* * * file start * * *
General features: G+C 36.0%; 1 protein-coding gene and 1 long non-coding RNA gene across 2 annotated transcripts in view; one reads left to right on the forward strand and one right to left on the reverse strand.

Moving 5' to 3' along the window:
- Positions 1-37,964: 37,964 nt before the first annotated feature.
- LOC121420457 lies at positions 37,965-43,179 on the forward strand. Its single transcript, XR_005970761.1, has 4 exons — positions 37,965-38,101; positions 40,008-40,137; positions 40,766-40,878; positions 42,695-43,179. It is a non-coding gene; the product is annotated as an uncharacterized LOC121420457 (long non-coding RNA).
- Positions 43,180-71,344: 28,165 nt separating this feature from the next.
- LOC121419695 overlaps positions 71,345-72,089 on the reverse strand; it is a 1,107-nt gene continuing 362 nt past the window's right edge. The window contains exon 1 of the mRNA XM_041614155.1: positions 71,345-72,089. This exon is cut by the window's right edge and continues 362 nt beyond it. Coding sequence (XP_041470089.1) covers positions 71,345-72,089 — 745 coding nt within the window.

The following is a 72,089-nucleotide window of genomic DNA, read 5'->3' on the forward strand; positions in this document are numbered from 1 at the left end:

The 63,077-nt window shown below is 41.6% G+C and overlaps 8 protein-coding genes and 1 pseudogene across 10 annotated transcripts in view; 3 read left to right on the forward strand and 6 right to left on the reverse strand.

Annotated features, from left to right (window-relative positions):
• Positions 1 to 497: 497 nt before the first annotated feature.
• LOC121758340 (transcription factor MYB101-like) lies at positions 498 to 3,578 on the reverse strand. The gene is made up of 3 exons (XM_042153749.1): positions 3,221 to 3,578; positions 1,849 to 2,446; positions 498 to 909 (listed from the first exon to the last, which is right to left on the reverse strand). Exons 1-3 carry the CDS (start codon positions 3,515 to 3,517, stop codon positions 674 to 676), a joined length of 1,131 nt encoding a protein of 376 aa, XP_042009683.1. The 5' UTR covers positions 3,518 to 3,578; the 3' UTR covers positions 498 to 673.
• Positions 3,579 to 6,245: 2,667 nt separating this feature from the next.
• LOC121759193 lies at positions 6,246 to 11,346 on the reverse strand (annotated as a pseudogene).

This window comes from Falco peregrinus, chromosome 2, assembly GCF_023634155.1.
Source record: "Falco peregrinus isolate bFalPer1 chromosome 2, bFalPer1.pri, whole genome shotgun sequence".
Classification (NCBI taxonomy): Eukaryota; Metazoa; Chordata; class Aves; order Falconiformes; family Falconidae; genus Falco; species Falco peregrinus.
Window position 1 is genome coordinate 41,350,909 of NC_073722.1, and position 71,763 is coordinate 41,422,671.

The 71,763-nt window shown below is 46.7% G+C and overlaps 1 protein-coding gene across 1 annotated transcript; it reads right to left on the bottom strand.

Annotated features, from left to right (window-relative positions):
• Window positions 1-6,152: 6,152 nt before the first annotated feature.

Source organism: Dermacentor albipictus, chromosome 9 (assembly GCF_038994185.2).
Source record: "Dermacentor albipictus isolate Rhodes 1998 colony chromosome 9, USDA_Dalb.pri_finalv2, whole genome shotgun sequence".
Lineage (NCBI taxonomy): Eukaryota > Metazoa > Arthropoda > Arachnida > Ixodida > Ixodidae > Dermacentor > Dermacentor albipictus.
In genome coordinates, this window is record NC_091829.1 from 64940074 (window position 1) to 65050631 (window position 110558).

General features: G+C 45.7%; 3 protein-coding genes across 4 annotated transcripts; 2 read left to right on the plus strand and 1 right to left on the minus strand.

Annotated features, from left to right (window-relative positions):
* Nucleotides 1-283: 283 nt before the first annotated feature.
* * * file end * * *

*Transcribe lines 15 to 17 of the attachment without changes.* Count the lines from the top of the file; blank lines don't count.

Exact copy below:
Source record: "Falco peregrinus isolate bFalPer1 chromosome 2, bFalPer1.pri, whole genome shotgun sequence".
Classification (NCBI taxonomy): Eukaryota; Metazoa; Chordata; class Aves; order Falconiformes; family Falconidae; genus Falco; species Falco peregrinus.
Window position 1 is genome coordinate 41,350,909 of NC_073722.1, and position 71,763 is coordinate 41,422,671.